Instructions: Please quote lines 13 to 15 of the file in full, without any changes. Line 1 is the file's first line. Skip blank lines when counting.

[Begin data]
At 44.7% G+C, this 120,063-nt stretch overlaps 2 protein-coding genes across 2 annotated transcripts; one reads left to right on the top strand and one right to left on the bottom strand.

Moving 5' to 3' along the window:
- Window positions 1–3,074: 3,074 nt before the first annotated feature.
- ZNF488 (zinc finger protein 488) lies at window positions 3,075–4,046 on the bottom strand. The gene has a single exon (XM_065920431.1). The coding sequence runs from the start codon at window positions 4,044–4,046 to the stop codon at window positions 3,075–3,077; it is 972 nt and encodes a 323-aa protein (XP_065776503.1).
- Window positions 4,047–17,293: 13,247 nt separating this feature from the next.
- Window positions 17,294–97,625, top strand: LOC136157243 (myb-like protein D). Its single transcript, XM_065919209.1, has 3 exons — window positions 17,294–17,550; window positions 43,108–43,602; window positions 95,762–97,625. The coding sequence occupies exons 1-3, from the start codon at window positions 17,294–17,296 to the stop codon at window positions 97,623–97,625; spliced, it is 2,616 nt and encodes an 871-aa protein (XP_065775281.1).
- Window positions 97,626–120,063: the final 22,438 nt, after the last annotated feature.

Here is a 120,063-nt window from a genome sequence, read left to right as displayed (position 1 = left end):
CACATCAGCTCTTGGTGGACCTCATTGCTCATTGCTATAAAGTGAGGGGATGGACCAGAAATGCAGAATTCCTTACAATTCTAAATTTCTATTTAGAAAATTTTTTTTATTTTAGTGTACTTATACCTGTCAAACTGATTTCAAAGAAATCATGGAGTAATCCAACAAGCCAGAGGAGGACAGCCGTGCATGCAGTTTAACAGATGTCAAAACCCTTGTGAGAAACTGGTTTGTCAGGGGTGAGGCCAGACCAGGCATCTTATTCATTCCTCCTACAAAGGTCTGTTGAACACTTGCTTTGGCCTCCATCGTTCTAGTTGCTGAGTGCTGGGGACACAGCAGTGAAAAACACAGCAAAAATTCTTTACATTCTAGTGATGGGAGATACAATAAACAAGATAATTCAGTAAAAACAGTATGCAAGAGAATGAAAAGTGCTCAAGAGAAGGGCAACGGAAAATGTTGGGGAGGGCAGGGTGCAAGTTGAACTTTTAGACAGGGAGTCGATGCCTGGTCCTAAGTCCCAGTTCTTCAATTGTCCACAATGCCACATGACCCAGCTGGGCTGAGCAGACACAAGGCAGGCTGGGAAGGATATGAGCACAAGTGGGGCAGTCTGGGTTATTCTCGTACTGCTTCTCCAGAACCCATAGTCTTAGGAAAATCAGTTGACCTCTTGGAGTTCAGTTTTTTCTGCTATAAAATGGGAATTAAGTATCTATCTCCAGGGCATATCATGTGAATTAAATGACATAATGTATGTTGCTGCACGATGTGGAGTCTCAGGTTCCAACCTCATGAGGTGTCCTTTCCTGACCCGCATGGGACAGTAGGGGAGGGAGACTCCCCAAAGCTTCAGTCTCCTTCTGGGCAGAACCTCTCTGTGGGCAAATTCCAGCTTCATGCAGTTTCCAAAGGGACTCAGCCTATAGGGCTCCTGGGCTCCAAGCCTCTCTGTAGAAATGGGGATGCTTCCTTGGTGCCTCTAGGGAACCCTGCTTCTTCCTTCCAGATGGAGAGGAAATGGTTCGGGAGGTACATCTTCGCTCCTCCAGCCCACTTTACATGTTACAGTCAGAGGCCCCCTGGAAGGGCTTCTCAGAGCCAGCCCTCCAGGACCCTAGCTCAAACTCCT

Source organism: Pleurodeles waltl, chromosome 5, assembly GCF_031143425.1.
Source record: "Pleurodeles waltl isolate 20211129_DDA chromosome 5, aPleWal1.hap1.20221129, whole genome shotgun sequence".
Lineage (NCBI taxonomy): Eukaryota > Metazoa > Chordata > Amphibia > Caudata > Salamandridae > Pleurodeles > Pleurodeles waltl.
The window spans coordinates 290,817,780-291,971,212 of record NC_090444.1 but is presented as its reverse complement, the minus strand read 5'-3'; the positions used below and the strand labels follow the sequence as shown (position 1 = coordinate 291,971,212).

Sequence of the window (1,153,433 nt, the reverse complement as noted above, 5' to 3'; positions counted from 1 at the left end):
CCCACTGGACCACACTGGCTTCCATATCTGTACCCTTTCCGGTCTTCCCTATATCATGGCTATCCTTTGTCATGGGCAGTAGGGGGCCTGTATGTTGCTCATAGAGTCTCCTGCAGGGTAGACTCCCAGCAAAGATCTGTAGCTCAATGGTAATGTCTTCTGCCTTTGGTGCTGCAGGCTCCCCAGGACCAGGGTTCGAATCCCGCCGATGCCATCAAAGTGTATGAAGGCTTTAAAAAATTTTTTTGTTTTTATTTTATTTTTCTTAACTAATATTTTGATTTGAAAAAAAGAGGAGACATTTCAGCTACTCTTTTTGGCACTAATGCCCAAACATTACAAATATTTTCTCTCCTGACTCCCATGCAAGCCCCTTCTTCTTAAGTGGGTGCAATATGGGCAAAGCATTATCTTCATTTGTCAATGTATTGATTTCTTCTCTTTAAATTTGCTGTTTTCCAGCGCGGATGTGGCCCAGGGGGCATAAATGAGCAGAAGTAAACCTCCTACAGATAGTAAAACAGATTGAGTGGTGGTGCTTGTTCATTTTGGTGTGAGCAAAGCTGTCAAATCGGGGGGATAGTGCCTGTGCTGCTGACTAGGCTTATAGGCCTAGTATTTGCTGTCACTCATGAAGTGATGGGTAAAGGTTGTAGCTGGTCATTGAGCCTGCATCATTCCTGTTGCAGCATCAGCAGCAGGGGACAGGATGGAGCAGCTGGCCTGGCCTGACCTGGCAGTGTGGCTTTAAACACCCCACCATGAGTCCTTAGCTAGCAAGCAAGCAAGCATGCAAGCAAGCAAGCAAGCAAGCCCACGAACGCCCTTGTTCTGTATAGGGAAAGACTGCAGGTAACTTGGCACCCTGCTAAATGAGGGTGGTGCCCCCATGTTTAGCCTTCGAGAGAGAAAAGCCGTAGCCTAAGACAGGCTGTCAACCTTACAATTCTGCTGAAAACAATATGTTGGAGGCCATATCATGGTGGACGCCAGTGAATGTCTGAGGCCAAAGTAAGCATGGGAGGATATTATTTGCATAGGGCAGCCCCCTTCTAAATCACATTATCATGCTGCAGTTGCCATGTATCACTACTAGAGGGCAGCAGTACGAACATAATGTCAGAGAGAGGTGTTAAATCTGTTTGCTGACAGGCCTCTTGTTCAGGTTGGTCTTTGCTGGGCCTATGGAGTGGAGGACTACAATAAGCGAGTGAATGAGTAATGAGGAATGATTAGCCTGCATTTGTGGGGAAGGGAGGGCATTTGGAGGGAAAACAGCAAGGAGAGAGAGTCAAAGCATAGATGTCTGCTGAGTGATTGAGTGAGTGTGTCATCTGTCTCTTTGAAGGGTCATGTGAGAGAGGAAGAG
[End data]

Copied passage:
The window spans coordinates 290,817,780-291,971,212 of record NC_090444.1 but is presented as its reverse complement, the minus strand read 5'-3'; the positions used below and the strand labels follow the sequence as shown (position 1 = coordinate 291,971,212).

Sequence of the window (1,153,433 nt, the reverse complement as noted above, 5' to 3'; positions counted from 1 at the left end):
CCCACTGGACCACACTGGCTTCCATATCTGTACCCTTTCCGGTCTTCCCTATATCATGGCTATCCTTTGTCATGGGCAGTAGGGGGCCTGTATGTTGCTCATAGAGTCTCCTGCAGGGTAGACTCCCAGCAAAGATCTGTAGCTCAATGGTAATGTCTTCTGCCTTTGGTGCTGCAGGCTCCCCAGGACCAGGGTTCGAATCCCGCCGATGCCATCAAAGTGTATGAAGGCTTTAAAAAATTTTTTTGTTTTTATTTTATTTTTCTTAACTAATATTTTGATTTGAAAAAAAGAGGAGACATTTCAGCTACTCTTTTTGGCACTAATGCCCAAACATTACAAATATTTTCTCTCCTGACTCCCATGCAAGCCCCTTCTTCTTAAGTGGGTGCAATATGGGCAAAGCATTATCTTCATTTGTCAATGTATTGATTTCTTCTCTTTAAATTTGCTGTTTTCCAGCGCGGATGTGGCCCAGGGGGCATAAATGAGCAGAAGTAAACCTCCTACAGATAGTAAAACAGATTGAGTGGTGGTGCTTGTTCATTTTGGTGTGAGCAAAGCTGTCAAATCGGGGGGATAGTGCCTGTGCTGCTGACTAGGCTTATAGGCCTAGTATTTGCTGTCACTCATGAAGTGATGGGTAAAGGTTGTAGCTGGTCATTGAGCCTGCATCATTCCTGTTGCAGCATCAGCAGCAGGGGACAGGATGGAGCAGCTGGCCTGGCCTGACCTGGCAGTGTGGCTTTAAACACCCCACCATGAGTCCTTAGCTAGCAAGCAAGCAAGCATGCAAGCAAGCAAGCAAGCAAGCCCACGAACGCCCTTGTTCTGTATAGGGAAAGACTGCAGGTAACTTGGCACCCTGCTAAATGAGGGTGGTGCCCCCATGTTTAGCCTTCGAGAGAGAAAAGCCGTAGCCTAAGACAGGCTGTCAACCTTACAATTCTGCTGAAAACAATATGTTGGAGGCCATATCATGGTGGACGCCAGTGAATGTCTGAGGCCAAAGTAAGCATGGGAGGATATTATTTGCATAGGGCAGCCCCCTTCTAAATCACATTATCATGCTGCAGTTGCCATGTATCACTACTAGAGGGCAGCAGTACGAACATAATGTCAGAGAGAGGTGTTAAATCTGTTTGCTGACAGGCCTCTTGTTCAGGTTGGTCTTTGCTGGGCCTATGGAGTGGAGGACTACAATAAGCGAGTGAATGAGTAATGAGGAATGATTAGCCTGCATTTGTGGGGAAGGGAGGGCATTTGGAGGGAAAACAGCAAGGAGAGAGAGTCAAAGCATAGATGTCTGCTGAGTGATTGAGTGAGTGTGTCATCTGTCTCTTTGAAGGGTCATGTGAGAGAGGAAGAG